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Old 07-11-2007, 02:22 PM
 
Location: St. Louis, MO
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Quote:
Originally Posted by Ben Around View Post
Gotta make a distinction here. Minneapolis and KC are not Rust Belt cities. Apparently, St. Louis is arguable according to wikipedia. I don't think "white flight" distiunguishes a city as Rust Belt either, though most RB cities experienced this.
Well, if St. Louis is not a Rustbelt city, it certainly has the appearance of one and acts like one and has all the characteristics of one.
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Old 07-11-2007, 05:24 PM
 
Location: Alabama!
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Quote:
Originally Posted by Chi2NYC? View Post
birmingham, alabama.
You must not have been to The Ham lately.
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Old 07-12-2007, 03:45 AM
 
Location: St. Louis, MO
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Originally Posted by Southlander View Post
You must not have been to The Ham lately.
Birmingham I would bet gives sort of a glimpse of what Pittsburgh used to be given it is nicknamed "The Pittsburgh of The South" due the vast amounts of steel it produces. Actually I lie hehe I've driven through downtown Birmingham it is MUCH smaller than Pittsburgh but it is BOOMING. Most Southern cities these days are alive and booming with activity, especially with the Reverse Migration from the North and Midwest taking place.
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Old 07-12-2007, 07:27 AM
 
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didn't go through downtown (except on interstate), but the parts of it i drove through about five years ago were stuck in the 1950s in terms of physical aesthetics. i think it's a good thing.
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Old 07-12-2007, 11:15 AM
 
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Originally Posted by tahiti View Post
i'll be in jerome az next week, will definitely check it out.
Have fun driving up the road from the valley! And check out the little storfront museum on the main street, if it's still there.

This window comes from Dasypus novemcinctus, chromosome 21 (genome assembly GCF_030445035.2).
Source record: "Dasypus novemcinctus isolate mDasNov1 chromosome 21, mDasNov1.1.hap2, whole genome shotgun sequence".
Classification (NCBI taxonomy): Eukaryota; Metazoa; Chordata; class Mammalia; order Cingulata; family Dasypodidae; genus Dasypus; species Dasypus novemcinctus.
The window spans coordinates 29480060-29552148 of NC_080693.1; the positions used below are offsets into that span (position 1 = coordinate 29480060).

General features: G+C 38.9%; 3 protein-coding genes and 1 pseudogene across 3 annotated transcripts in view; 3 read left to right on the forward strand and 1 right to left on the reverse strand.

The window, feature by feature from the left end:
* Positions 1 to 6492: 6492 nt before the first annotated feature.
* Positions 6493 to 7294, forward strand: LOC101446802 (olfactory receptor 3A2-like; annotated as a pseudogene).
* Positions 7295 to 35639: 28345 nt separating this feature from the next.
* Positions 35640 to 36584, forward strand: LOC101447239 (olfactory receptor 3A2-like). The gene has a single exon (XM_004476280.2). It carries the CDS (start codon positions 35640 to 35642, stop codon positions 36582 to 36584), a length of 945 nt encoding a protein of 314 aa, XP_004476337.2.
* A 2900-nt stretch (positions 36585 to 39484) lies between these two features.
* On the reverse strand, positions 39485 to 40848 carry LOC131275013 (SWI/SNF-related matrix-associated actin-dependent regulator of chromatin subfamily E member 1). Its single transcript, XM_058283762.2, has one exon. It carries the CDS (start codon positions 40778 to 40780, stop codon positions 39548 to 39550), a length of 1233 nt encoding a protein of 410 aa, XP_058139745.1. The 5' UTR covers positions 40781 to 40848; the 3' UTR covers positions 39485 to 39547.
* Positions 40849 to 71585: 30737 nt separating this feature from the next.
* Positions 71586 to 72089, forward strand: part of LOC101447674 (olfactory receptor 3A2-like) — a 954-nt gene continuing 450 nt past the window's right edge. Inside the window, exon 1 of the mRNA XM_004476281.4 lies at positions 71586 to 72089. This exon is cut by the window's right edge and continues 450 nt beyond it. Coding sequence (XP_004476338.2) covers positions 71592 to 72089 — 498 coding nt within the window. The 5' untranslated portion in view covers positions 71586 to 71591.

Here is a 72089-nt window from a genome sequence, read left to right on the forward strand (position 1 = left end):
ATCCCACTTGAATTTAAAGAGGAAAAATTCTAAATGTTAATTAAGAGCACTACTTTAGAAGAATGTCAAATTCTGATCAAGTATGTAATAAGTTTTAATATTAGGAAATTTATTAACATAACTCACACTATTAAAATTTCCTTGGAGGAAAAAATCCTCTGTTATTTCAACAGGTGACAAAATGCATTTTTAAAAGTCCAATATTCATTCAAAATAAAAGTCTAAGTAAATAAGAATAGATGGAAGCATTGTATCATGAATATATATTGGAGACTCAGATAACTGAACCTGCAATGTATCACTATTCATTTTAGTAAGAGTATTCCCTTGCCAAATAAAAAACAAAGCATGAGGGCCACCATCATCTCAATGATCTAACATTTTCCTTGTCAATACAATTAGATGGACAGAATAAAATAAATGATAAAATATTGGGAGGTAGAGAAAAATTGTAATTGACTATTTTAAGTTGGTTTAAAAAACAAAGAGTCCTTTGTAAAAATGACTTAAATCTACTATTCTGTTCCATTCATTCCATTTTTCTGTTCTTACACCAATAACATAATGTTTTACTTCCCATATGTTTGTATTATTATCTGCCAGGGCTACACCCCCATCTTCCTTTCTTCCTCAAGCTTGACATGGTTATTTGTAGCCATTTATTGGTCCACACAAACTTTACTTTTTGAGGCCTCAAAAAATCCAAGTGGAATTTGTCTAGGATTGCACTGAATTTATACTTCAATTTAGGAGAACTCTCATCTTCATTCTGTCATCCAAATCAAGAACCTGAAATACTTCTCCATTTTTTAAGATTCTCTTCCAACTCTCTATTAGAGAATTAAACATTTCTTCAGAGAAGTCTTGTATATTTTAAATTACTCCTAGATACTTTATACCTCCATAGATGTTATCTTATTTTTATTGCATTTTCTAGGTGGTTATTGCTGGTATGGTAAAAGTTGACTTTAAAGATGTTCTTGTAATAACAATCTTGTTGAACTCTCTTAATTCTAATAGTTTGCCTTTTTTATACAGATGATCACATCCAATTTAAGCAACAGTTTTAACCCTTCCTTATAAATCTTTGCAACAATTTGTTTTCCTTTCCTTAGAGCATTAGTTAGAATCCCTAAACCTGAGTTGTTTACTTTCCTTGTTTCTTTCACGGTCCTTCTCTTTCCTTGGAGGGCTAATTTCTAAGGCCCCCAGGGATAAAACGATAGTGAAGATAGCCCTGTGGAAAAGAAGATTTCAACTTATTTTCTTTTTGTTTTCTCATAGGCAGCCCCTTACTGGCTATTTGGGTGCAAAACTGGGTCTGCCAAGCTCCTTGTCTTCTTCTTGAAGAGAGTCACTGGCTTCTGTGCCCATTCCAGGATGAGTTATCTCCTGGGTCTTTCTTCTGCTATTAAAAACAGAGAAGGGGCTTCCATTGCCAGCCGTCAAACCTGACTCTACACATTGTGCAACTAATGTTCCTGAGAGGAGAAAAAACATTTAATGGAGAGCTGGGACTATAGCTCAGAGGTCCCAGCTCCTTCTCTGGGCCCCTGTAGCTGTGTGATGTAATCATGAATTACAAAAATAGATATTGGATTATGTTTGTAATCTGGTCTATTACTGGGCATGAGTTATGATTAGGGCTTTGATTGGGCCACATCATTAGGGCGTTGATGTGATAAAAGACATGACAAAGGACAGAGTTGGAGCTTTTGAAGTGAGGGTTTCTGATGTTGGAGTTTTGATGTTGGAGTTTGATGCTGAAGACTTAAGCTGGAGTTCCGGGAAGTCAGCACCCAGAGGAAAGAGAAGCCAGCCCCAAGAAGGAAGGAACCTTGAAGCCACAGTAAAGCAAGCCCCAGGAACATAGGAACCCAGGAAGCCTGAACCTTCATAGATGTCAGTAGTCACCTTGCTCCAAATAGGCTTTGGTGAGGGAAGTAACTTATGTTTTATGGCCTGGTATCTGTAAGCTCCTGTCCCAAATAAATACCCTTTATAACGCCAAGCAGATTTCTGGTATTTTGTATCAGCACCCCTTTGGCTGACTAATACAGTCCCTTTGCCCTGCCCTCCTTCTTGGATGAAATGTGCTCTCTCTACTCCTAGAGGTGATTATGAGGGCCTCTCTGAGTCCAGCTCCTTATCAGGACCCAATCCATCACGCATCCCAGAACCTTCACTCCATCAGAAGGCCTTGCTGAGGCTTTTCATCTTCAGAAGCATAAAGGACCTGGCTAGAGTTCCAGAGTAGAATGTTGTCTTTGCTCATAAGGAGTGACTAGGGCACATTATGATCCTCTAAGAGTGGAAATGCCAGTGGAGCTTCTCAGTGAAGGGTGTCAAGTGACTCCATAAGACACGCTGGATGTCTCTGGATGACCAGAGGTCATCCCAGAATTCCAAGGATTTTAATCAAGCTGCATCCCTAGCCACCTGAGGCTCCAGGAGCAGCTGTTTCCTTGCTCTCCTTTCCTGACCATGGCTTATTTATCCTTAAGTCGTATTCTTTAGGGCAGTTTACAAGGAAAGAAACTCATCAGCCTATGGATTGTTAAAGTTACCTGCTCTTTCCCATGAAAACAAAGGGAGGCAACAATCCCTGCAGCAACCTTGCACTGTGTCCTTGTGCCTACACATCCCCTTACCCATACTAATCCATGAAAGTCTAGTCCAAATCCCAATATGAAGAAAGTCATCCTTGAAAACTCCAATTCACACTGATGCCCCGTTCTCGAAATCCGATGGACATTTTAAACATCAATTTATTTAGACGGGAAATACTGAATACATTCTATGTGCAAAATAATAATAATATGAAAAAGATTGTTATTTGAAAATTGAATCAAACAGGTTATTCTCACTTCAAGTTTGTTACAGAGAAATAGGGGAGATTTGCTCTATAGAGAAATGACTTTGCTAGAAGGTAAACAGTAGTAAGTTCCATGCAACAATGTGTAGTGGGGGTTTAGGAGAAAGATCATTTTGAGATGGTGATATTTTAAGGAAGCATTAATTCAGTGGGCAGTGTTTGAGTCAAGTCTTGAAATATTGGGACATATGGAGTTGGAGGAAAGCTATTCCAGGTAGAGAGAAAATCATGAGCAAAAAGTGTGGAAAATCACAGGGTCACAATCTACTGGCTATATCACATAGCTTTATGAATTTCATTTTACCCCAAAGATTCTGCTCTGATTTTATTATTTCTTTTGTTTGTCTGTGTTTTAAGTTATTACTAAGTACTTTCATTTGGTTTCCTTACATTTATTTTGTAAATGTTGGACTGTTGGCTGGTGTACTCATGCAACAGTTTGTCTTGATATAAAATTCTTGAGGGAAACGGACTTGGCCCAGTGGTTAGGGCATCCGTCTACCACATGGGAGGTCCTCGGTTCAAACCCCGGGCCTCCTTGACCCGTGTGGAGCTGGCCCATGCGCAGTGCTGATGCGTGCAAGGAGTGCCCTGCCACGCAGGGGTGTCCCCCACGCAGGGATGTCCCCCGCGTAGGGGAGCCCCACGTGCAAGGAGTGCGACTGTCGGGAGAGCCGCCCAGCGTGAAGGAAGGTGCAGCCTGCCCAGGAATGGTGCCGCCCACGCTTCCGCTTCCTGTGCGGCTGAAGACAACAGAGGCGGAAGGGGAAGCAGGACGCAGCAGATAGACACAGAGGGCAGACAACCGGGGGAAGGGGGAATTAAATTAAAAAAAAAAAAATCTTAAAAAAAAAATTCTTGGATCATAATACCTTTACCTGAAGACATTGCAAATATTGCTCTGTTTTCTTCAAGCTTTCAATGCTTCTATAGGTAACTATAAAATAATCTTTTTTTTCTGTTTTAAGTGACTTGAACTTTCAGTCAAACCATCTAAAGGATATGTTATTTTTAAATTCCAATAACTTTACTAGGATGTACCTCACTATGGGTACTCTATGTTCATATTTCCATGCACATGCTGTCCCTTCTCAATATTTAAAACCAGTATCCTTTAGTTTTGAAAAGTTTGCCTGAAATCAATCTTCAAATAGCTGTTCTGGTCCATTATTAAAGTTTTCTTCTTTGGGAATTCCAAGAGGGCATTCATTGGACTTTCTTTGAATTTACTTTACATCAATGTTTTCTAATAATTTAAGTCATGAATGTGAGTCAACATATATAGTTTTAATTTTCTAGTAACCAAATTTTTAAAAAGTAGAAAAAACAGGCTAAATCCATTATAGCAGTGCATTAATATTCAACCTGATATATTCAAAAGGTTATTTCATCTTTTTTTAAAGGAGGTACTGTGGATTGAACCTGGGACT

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Old 07-12-2007, 11:26 AM
 
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Originally Posted by ajf131 View Post
Interesting. I always generally thought the Rustbelt meant the same thing as the Midwest. Guess I was wrong. I do know for a fact that the "Rustbelt core" primarily focused around the Great Lakes, extending as far east as Buffalo and Syracuse, New York.
I think those who coined the term were trying to characterize the node of the US's old industrial economy, without regard to state or regional boundaries. There are lots of cities with RB-like characteristics, but they are geographically separated from the actual Rust Belt. I'm guessing that's why wikipedia says St Louis is arguable. Other cities that had concentrations of old industry that are now dormant outside the belt would have to include Philadelphia, Baltimore, Birmingham, Pueblo, CO and Butte, MT.

I read a book many years ago where an economist had described the same phenomenon (before the decline of heavy industry and the coining of the term Rust Belt) as America's Industrial Triangle. His definition included all the area inside a triange whose apexes are Buffalo, Milwaukee and St. Louis.
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Old 07-12-2007, 11:48 AM
 
Location: St. Louis, MO
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Quote:
Originally Posted by Ben Around View Post